The Washington PostDemocracy Dies in Darkness

Gruden encouraged by attendance, tempo of offseason practices

Washington Redskins Coach Jay Gruden during rookie minicamp at Redskins Park on May 17. (Richard Lipski/For The Washington Post)
Placeholder while article actions load

The Washington Redskins concluded their first week of offseason practices Thursday, and now have five days off before starting their second round of sessions. Although attendance for the offseason program is voluntary, Washington had 100 percent attendance Tuesday, Wednesday and Thursday, which first-year coach Jay Gruden sees as a strong positive.

Throughout the early phases of the offseason program — conditioning and strength training early in the month of April, and limited on-field drills in the weeks after that — Washington had near-perfect attendance. (The Redskins had nearly 100-percent participation under Mike Shanahan as well). For Gruden, this week’s all-hands-on-deck approach represented a continuation of the commitment he had observed as his players got to work earlier this spring.

“It’s important because it’s important to the group that everybody is working together,” Gruden said. “For the most part, we’ve had 100 percent [all spring]. We have had a guy miss here or there for a kid’s graduation or a wedding, what have you. But for the most part, I think everybody has been here and everybody has been working hard together and that is how you build unity, really, and accountability. I think when a rookie comes in here and he sees a guy like [wide receiver] Santana Moss working his tail off every day in a non-mandatory session, it’s important. When you’ve got veteran guys leading the way like that, like Santana, [cornerback] DeAngelo Hall, [linebacker Brian] Orakpo, [defensive end] Jason Hatcher, [safety] Ryan Clark, you know these guys are doing a good job.”

Gruden and his assistants have tried to set the tone for competitive, up-tempo practices, and the players have followed suit.

Players routinely moved from session to session, on whatever area of the field required, at a brisk pace, and encouraged each other through drills. They celebrated big plays and at times, good-naturedly jawed with teammates on the other sides of the ball.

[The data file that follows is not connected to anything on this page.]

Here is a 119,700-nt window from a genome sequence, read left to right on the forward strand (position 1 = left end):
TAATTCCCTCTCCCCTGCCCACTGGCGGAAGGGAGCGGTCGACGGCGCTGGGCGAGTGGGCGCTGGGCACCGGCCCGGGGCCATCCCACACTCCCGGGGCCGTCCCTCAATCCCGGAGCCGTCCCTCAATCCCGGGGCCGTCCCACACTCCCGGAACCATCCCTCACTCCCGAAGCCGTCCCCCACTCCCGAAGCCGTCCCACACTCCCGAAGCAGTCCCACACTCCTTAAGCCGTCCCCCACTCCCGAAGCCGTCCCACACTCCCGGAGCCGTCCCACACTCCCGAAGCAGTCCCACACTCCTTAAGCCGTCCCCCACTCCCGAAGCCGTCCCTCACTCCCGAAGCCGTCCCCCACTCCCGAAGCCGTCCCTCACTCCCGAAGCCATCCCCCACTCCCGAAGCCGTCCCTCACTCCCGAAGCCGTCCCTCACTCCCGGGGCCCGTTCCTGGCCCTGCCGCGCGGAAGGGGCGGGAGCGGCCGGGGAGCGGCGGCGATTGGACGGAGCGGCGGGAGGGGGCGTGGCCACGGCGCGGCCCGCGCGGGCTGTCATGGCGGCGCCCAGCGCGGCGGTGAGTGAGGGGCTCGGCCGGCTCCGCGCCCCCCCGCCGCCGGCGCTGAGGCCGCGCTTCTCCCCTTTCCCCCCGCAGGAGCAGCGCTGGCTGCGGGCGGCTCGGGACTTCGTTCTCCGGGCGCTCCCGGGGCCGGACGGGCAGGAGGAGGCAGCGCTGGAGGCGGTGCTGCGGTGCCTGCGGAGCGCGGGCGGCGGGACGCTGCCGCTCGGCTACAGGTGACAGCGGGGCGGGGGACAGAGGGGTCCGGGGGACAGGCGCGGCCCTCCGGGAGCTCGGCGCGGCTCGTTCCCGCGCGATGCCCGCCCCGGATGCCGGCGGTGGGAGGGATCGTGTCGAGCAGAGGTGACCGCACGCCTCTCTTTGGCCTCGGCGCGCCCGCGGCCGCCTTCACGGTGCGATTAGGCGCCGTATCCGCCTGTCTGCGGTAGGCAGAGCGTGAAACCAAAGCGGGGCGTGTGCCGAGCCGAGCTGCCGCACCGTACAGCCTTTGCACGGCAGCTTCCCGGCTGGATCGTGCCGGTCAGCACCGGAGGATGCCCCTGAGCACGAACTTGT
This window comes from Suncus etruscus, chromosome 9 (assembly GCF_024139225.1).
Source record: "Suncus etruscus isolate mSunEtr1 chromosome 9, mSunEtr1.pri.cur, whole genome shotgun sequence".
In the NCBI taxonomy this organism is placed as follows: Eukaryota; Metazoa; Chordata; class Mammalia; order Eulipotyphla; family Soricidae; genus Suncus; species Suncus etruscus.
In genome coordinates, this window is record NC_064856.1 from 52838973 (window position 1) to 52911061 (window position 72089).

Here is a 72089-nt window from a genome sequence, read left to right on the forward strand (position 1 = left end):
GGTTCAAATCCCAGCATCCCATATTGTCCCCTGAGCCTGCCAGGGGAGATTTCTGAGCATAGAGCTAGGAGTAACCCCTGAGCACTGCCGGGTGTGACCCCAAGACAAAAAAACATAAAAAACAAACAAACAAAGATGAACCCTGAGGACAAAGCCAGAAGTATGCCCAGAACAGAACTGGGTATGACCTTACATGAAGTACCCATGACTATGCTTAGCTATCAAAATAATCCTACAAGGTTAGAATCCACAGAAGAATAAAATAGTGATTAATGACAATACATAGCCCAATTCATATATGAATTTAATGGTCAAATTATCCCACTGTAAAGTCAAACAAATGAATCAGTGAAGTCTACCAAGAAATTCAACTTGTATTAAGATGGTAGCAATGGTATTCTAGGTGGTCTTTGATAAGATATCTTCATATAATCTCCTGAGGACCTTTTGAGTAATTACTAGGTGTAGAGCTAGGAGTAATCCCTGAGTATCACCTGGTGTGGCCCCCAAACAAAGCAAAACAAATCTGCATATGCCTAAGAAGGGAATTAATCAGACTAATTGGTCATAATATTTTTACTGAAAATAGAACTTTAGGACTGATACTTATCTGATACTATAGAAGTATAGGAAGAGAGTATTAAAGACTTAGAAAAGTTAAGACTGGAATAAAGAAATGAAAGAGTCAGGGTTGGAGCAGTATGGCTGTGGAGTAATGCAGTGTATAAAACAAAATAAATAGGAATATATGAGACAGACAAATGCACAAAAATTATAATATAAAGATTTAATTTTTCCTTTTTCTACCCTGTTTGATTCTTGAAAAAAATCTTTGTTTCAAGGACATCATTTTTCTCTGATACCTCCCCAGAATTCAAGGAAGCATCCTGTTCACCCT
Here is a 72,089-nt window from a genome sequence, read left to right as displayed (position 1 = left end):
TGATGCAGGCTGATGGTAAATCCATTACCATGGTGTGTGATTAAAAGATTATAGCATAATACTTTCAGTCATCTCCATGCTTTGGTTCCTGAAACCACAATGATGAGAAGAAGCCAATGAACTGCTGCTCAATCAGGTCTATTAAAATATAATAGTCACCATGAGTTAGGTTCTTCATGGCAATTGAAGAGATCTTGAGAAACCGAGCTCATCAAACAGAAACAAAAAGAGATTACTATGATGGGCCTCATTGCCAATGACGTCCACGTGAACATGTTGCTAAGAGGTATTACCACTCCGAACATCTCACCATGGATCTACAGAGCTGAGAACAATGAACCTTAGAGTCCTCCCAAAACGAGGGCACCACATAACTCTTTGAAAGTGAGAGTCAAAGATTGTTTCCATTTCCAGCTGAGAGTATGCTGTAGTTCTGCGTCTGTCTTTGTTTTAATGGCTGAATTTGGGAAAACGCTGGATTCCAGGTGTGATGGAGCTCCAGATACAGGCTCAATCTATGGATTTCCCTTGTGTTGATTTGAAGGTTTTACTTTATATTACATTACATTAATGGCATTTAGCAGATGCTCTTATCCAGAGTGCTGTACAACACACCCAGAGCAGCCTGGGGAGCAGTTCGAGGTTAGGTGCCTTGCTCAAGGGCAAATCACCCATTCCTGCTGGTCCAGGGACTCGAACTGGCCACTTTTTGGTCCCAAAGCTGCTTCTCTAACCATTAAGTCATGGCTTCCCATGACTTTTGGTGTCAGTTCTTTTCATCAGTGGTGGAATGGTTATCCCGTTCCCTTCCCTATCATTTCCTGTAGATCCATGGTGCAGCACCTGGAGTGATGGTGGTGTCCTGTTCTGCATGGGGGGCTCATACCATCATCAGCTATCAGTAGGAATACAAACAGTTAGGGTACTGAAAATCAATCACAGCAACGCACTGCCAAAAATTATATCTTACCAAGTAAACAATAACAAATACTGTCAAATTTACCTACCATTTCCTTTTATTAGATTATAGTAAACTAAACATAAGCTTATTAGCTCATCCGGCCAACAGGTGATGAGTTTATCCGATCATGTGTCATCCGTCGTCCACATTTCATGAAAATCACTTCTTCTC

“Coach is bringing a lot of energy to the field for us,” quarterback Robert Griffin III said. “We’re practicing at a high pace, going out there and competing every day, but at the same time, we’re also taking care of each other because we’re all on the same team, so it’s been great.”

Gruden said the coaching staff has warned players to find a balance, however.

NFL rules prohibit contact in an attempt to prevent serious injuries. But there still have been times where teams have lost players for the year. Just this week, Dallas Cowboys inside linebacker Sean Lee tore his ACL. Gruden said this week he used that incident as a talking point to remind his players not to overdo it.

“The approach in OTAs has been pretty standardized by the NFL as far as the collective bargaining agreement with no contact. But sometimes when you have 11-on-11 drills, people get tangled up and it’s unfortunate for Sean,” Gruden said. “We brought that up to our team again this morning about staying on your feet, doing the best you can to avoid any kind of drag downs, pull downs, contact. But every now and then you are going to have a collision, unfortunately, because it is football and guys are trying to show that they are doing right, but we are trying our best to police that and keep people up. It is something [where] we are definitely keeping an eye on them and making sure we preach every day about staying up.”

More from The Post:

Jordan Reed says he has no lingering effects from concussion

Tanard Jackson ‘thankful’ for the opportunity

Robert Griffin III feels great after first healthy offseason as a pro

Five players to watch in Redskins OTAs

Griffin feels ‘great’ going through healthy offseason

Follow: @MikeJonesWaPo | @MarkMaske | @Insider | Insider on Facebook